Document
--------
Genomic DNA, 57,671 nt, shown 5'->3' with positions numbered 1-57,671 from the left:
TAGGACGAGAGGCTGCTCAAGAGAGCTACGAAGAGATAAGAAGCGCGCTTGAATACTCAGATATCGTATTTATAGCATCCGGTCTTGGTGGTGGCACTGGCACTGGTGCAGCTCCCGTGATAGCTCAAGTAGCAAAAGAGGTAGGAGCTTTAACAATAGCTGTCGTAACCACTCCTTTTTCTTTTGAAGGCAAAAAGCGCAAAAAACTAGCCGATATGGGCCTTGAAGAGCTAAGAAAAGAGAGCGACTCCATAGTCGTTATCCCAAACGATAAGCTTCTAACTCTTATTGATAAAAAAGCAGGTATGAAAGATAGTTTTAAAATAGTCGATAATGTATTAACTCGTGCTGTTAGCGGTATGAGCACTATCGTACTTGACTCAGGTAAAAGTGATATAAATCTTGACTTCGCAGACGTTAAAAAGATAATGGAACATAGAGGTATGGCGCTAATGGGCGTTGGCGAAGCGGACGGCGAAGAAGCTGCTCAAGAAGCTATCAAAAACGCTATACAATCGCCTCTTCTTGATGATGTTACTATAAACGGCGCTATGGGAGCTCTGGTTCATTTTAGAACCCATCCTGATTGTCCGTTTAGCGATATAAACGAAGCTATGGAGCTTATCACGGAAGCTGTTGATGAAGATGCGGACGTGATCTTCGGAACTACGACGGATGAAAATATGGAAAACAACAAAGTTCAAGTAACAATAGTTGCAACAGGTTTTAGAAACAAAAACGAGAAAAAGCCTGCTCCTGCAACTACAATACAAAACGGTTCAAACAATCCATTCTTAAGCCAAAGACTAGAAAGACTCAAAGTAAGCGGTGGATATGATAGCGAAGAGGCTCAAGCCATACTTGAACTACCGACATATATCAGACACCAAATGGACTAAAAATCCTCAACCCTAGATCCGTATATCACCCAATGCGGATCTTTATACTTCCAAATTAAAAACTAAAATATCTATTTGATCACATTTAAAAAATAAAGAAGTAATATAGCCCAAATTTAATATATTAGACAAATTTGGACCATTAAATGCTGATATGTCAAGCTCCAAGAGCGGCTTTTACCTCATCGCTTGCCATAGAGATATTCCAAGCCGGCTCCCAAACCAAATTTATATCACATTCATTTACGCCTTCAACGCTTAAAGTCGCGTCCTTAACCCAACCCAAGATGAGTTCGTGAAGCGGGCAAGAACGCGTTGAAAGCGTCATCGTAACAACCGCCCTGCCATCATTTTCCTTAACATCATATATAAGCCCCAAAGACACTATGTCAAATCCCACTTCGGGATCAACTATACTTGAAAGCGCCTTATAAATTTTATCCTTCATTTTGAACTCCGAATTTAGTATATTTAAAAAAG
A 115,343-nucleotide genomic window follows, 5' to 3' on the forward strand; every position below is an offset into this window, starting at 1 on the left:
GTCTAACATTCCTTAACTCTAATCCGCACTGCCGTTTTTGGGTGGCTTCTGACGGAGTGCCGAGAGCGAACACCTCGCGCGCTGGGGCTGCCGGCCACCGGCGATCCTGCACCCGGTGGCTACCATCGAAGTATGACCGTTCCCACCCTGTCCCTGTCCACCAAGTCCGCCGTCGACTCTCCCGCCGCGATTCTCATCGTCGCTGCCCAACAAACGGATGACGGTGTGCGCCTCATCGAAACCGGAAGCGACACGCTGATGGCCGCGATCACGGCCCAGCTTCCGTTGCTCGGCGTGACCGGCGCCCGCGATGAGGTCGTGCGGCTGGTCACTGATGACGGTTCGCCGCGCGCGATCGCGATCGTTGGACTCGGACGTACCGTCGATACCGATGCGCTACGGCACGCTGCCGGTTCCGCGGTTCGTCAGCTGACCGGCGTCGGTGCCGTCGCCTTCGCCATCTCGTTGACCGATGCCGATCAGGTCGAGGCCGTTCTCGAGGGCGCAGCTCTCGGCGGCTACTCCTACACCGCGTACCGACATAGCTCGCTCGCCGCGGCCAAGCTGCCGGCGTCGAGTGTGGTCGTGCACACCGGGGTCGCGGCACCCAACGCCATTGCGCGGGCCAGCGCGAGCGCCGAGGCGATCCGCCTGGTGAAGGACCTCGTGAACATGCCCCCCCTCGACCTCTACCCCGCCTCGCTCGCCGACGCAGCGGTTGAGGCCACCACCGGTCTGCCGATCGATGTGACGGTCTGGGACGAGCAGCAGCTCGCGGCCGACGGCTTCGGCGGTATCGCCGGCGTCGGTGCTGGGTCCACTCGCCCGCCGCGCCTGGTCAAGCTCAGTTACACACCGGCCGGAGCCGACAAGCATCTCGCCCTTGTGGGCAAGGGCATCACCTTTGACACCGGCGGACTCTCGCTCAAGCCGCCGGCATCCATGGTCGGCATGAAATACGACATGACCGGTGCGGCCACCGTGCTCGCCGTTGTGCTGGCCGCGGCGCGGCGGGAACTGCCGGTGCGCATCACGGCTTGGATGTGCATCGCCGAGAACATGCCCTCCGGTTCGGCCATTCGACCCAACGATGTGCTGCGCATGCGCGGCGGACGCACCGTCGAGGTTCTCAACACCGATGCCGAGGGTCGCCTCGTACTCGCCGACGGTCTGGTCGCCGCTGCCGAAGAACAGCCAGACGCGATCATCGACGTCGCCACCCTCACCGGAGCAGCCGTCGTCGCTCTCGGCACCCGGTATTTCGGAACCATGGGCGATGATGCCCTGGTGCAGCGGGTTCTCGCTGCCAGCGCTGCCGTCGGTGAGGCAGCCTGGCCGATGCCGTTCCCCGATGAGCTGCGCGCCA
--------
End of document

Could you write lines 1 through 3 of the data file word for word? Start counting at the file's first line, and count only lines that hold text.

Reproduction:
Genomic DNA, 57,671 nt, shown 5'->3' with positions numbered 1-57,671 from the left:
TAGGACGAGAGGCTGCTCAAGAGAGCTACGAAGAGATAAGAAGCGCGCTTGAATACTCAGATATCGTATTTATAGCATCCGGTCTTGGTGGTGGCACTGGCACTGGTGCAGCTCCCGTGATAGCTCAAGTAGCAAAAGAGGTAGGAGCTTTAACAATAGCTGTCGTAACCACTCCTTTTTCTTTTGAAGGCAAAAAGCGCAAAAAACTAGCCGATATGGGCCTTGAAGAGCTAAGAAAAGAGAGCGACTCCATAGTCGTTATCCCAAACGATAAGCTTCTAACTCTTATTGATAAAAAAGCAGGTATGAAAGATAGTTTTAAAATAGTCGATAATGTATTAACTCGTGCTGTTAGCGGTATGAGCACTATCGTACTTGACTCAGGTAAAAGTGATATAAATCTTGACTTCGCAGACGTTAAAAAGATAATGGAACATAGAGGTATGGCGCTAATGGGCGTTGGCGAAGCGGACGGCGAAGAAGCTGCTCAAGAAGCTATCAAAAACGCTATACAATCGCCTCTTCTTGATGATGTTACTATAAACGGCGCTATGGGAGCTCTGGTTCATTTTAGAACCCATCCTGATTGTCCGTTTAGCGATATAAACGAAGCTATGGAGCTTATCACGGAAGCTGTTGATGAAGATGCGGACGTGATCTTCGGAACTACGACGGATGAAAATATGGAAAACAACAAAGTTCAAGTAACAATAGTTGCAACAGGTTTTAGAAACAAAAACGAGAAAAAGCCTGCTCCTGCAACTACAATACAAAACGGTTCAAACAATCCATTCTTAAGCCAAAGACTAGAAAGACTCAAAGTAAGCGGTGGATATGATAGCGAAGAGGCTCAAGCCATACTTGAACTACCGACATATATCAGACACCAAATGGACTAAAAATCCTCAACCCTAGATCCGTATATCACCCAATGCGGATCTTTATACTTCCAAATTAAAAACTAAAATATCTATTTGATCACATTTAAAAAATAAAGAAGTAATATAGCCCAAATTTAATATATTAGACAAATTTGGACCATTAAATGCTGATATGTCAAGCTCCAAGAGCGGCTTTTACCTCATCGCTTGCCATAGAGATATTCCAAGCCGGCTCCCAAACCAAATTTATATCACATTCATTTACGCCTTCAACGCTTAAAGTCGCGTCCTTAACCCAACCCAAGATGAGTTCGTGAAGCGGGCAAGAACGCGTTGAAAGCGTCATCGTAACAACCGCCCTGCCATCATTTTCCTTAACATCATATATAAGCCCCAAAGACACTATGTCAAATCCCACTTCGGGATCAACTATACTTGAAAGCGCCTTATAAATTTTATCCTTCATTTTGAACTCCGAATTTAGTATATTTAAAAAAG
A 115,343-nucleotide genomic window follows, 5' to 3' on the forward strand; every position below is an offset into this window, starting at 1 on the left: